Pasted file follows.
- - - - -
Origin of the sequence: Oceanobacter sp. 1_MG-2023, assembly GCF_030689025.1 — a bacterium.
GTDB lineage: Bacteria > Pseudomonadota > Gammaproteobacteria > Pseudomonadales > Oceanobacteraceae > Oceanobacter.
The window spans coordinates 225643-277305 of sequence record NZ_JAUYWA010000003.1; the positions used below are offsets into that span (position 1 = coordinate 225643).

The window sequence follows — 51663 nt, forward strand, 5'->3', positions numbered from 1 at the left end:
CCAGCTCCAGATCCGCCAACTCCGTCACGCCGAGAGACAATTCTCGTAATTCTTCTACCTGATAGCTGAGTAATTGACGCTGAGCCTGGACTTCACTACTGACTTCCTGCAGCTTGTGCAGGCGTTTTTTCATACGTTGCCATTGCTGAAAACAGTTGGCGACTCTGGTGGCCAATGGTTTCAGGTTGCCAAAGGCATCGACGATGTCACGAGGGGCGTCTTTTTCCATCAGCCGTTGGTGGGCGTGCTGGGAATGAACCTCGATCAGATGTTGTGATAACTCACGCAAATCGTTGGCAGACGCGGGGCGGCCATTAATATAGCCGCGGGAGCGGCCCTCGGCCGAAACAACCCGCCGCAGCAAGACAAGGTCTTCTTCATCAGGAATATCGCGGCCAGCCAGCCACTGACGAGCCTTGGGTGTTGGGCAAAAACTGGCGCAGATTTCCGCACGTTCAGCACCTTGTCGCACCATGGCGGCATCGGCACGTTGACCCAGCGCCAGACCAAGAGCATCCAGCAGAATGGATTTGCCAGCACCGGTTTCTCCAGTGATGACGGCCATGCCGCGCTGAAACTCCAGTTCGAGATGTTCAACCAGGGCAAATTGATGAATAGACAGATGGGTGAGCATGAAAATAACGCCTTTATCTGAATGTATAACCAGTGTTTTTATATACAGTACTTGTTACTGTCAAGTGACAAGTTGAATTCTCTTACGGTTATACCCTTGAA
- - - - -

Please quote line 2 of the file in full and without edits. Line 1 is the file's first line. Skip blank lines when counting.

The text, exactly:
GTDB lineage: Bacteria > Pseudomonadota > Gammaproteobacteria > Pseudomonadales > Oceanobacteraceae > Oceanobacter.